The one thing…

Q: What’s the one thing you hope other people never say about you?

A: The possibilities are many and various! Following a task set by the WordPress tutors as part of the Blogging 101 course, I’ve been delving through the toolkit and have decided that possibly the worst insult that could be hurled at me, as a gardener, is:

“She doesn’t know how to compost!”

Maybe I sound like a drama queen, but the fact is that the basis of good gardening practice anywhere in the world is getting the soil right. Feed the soil and you nourish the plants now and in the future. Feed the plants and the chances are that you go for quick results and neglect the soil. No chance of building a lasting legacy that way!

Ratio of green:brown? Addition of yeast solution advisable or not? Leave to fester (sorry – to gently break down), or turn regularly with a fork? Measure the temperature within, or just consign the heap to the bin/box/wire enclosure and hope for the best? To bokashi or not to bokashi?

The questions are endless but, in the end, the solution – if that’s not too touchy a word when a heap so easily turns to gunk – is probably just to get the ratio of green to brown right (1:3 or more if at all possible, which it rarely is in my garden) and then leave the whole darn thing to mind its own business for 6 months. Then take off the lid, saying a prayer as you do, and….

I leave the blank for you to fill in. I reserve the right to politely skim over my past attempts, ignoring the disasters, and too reserved to trumpet the victory – note the singular here! Compost, you see, is one of those subjects that simply isn’t discussed in polite society. So any comments about my capacity to make it are clearly out of order.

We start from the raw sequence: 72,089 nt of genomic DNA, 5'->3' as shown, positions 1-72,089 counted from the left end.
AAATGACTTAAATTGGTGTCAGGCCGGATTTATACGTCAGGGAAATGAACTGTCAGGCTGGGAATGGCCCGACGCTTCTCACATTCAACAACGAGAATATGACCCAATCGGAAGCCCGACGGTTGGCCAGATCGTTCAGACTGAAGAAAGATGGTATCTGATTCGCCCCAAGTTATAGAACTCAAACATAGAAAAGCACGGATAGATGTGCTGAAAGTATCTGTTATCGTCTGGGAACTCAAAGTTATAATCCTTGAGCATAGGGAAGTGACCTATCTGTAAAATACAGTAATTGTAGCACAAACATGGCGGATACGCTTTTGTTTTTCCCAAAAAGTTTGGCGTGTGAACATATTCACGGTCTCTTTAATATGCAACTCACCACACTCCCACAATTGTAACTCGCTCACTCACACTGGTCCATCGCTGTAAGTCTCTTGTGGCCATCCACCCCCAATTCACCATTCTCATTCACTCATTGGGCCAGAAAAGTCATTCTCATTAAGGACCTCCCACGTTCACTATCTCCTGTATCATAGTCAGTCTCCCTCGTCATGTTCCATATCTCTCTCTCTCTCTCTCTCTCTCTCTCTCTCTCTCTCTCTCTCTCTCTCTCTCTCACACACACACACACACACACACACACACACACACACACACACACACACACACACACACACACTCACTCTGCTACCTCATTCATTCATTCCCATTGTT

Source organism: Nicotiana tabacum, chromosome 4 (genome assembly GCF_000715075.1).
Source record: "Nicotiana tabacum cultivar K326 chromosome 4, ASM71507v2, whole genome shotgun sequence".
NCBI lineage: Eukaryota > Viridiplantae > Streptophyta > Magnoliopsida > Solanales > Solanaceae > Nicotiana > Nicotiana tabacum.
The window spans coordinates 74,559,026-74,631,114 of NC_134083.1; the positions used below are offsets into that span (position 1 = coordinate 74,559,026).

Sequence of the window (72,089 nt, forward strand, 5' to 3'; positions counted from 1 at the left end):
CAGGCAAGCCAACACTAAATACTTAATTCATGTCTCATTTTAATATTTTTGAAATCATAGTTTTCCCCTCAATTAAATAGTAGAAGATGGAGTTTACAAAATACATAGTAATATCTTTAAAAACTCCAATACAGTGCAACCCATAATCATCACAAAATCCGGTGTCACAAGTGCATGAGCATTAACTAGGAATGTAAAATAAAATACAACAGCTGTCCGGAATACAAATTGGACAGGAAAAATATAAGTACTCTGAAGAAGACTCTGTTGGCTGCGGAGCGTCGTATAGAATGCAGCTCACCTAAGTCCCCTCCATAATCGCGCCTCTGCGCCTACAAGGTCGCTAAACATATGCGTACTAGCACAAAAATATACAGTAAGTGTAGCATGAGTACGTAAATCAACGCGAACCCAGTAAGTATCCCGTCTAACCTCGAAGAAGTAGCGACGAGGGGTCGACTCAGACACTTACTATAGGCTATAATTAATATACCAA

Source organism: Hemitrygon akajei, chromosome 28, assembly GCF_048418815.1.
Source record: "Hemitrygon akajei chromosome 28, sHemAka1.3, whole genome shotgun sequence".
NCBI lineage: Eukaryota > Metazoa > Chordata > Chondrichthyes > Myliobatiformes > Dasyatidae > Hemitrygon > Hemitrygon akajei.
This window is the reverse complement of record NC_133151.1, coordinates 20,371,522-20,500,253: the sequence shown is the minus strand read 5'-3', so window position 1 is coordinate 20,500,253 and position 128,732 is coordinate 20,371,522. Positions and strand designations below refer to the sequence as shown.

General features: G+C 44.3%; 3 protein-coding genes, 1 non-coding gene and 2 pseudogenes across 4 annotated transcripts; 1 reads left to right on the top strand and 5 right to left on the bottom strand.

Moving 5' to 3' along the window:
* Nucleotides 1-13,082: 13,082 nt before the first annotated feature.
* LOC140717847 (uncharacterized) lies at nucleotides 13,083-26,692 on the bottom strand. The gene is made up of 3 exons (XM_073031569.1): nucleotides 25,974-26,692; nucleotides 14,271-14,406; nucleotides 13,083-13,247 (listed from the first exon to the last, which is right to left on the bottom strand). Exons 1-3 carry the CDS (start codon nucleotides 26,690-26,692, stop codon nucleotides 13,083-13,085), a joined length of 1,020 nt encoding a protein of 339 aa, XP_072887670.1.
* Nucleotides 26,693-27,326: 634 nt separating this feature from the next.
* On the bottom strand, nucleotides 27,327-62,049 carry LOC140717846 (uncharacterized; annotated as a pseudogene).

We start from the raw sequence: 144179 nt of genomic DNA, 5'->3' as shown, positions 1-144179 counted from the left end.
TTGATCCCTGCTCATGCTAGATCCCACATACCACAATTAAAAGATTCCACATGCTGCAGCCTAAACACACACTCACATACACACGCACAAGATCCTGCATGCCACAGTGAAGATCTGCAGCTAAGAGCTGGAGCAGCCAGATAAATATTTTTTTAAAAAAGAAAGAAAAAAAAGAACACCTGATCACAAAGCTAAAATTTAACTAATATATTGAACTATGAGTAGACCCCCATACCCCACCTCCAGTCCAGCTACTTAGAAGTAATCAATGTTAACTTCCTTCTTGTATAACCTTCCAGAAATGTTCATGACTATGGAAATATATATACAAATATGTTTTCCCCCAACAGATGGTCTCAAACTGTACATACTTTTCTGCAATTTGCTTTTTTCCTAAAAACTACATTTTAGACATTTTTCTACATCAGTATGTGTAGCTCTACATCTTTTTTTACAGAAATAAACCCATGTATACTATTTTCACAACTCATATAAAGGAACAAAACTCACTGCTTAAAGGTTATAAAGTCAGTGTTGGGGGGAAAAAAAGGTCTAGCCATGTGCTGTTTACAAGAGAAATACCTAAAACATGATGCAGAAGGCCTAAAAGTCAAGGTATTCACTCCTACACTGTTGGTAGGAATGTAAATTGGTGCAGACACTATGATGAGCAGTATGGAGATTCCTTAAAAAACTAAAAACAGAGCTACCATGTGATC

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3 thoughts on “The one thing…

  1. If I had a new year’s resolution for 2016 it would be to save every scrap of plant material from the garden, dry it in the sun through the hot months and then use it for compost and/or mulch. I didn’t make the resolution, but I’ve decided to do it anyway, as I am coming to realise how badly the garden needs the additional organic material and moisture protection. So thank you for your advice! The main challenge in Egypt is that gardeners habitually “clean” the beds (their word, not mine) and throw away the accumulated leaves, stems and so on – compost and mulch are not much used here.

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